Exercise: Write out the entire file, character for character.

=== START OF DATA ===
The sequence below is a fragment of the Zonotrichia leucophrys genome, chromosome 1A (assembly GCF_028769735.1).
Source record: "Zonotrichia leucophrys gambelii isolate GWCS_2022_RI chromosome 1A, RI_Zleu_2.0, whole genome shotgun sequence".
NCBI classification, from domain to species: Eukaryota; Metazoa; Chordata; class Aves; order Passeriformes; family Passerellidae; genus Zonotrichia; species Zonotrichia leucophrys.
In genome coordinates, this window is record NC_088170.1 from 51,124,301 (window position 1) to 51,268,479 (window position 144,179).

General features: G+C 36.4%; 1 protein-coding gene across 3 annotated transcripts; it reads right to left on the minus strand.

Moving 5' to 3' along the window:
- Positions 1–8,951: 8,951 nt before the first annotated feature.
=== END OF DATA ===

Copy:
The sequence below is a fragment of the Zonotrichia leucophrys genome, chromosome 1A (assembly GCF_028769735.1).
Source record: "Zonotrichia leucophrys gambelii isolate GWCS_2022_RI chromosome 1A, RI_Zleu_2.0, whole genome shotgun sequence".
NCBI classification, from domain to species: Eukaryota; Metazoa; Chordata; class Aves; order Passeriformes; family Passerellidae; genus Zonotrichia; species Zonotrichia leucophrys.
In genome coordinates, this window is record NC_088170.1 from 51,124,301 (window position 1) to 51,268,479 (window position 144,179).

General features: G+C 36.4%; 1 protein-coding gene across 3 annotated transcripts; it reads right to left on the minus strand.

Moving 5' to 3' along the window:
- Positions 1–8,951: 8,951 nt before the first annotated feature.